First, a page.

Stocks resumed their rally last week after Janet Yellen reassured investors that things are so bad she won't raise interest rates any time soon. The Dow Jones Industrial Average jumped 277 points, or 1.6%, to 17,792.75 while the S&P 500 added 37 points, or 1.8%, on this idiotic "bad news is good news" scenario.
- Why the U.S. Dollar Rate Today Hit an 11-Month High
- A Market Circus Made by Policy Clowns
- Why I'm Still Short Miners (and You Should Be Too)
- The Stronger U.S. Dollar Is Actually Destroying the Markets
- Westerners Should "Be Very Afraid" of Friday's Chinese Yuan-IMF Decision
- A Yuan Reserve Currency Is Coming – Brace for a $2 Trillion Global Disruption
- WARNING: Record Global Sell-Off of U.S. Debt Could Trigger Economic Collapse
- The Only U.S. Dollar Move That Matters Now
- How You Can Win the Government's War on Cash
- How to Beat This Market’s “Three Cs” of Risk
- U.S. Dollar Drops as Global Stock Markets Decline
- China's Yuan Reserve Currency Plot to Depose Dollar Dates Back Years
- Peter Schiff on U.S. Dollar Crisis: "The Dollar Bubble Is Going to Burst"
- Currency Wars: China Now Has Unprecedented Control Over the U.S. Dollar
- [WARNING] China, Russia Create Own Gold Market to Take Down U.S. Dollar
- A Failure of Iran Nuclear Deal Could Upset Global Dollar Hegemony
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The industrial commodities complex is riding the crest of this infernal "bear market rally." This is unlikely to last. I'm still bearish on the commodities, and with good reason.
Today I thought it would be worthwhile to check in on a few of the short plays I recommended on miners last year and put their "improved" status into perspective.
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The U.S. dollar remains the most important financial instrument in the world. The dollar rally has been the single most decisive factor in determining economic growth (or weakness) and market direction since early 2014.
Right now, that’s not a good thing. A stronger dollar has a far-reaching, negative domino effect that pressures global markets in all directions.
China's yuan was just awarded reserve currency status. This was the precise event former Wall Street banker Evander Smart warned of in September:
"If you live in the West, and this goes down, be afraid, be very afraid," Smart wrote in an op-ed for "future of money" site Coin Telegraph on Sept. 10. "The world is starting to prepare for life without the dollar and westerners should, too!"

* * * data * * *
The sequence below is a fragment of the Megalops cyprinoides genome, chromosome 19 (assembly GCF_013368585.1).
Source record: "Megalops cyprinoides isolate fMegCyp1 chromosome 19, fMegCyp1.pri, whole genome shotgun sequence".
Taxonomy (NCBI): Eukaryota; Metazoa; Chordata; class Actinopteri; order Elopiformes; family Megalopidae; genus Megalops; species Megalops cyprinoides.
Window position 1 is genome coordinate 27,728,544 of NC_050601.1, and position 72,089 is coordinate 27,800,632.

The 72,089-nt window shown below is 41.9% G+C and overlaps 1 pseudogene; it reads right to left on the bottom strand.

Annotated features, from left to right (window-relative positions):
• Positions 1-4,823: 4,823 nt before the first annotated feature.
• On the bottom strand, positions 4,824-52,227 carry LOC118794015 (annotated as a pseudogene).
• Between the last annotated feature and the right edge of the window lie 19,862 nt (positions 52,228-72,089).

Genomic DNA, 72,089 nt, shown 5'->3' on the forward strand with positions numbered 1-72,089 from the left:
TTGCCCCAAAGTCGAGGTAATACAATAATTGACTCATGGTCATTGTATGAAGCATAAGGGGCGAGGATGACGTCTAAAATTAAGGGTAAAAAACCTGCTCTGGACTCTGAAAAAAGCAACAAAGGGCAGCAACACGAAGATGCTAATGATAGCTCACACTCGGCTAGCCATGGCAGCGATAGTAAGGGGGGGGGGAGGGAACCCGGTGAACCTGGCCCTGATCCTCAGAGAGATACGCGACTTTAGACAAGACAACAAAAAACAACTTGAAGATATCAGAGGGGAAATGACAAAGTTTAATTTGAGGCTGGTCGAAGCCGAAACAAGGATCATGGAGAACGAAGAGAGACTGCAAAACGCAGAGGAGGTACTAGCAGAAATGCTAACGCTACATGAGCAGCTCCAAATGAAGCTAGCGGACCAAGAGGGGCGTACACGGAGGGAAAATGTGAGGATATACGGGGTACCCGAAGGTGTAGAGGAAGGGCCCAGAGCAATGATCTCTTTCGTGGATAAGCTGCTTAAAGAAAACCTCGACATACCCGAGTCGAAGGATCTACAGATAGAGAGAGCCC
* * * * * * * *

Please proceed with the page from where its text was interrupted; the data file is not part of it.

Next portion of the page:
Inclusion into the IMF's $280 billion basket of currency reserves alongside the U.S. dollar, the Japanese yen, the British pound, and the euro, becomes official on Nov. 30.
As an SDR world reserve currency, the Chinese yuan is now legitimized as a serious competitor to the U.S. dollar.
It's almost certain a yuan reserve currency will become reality 11 months from now, triggering a foreign currency shift of as much as $2 trillion - an existential threat to the U.S. dollar's status as the world's primary reserve currency.
Last week, Bloomberg reported that International Monetary Fund (IMF) officials have told Chinese officials that the yuan will join the organization's basket of reserve currencies "soon."
Foreign governments buy U.S. debt because of its status as the world’s reserve currency – the American economy has long been viewed as a safe place to invest.
But that’s all changing now – events that could spark a U.S. economic collapse are already underway…
The Wall Street Journal revealed this week that China – the largest holder of U.S. investments – is ridding itself of its U.S. investments at the fastest rate in history. Central banks in China, Russia, Brazil, and Taiwan are selling U.S. government bonds at such a pace that it’s caused the most dramatic shift in the $12.8 trillion Treasury market since the 2008-2009 financial crisis.
Foreign central bankers’ massive offloading of U.S. debt sends a dangerous signal.
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You might think the U.S. dollar is going to crash. That makes sense as the value of paper currencies continues to be destroyed by central banks trying to reduce their debt.
But the dollar's been getting stronger since 2014. And if it moves up through its next resistance level, it would rock financial markets.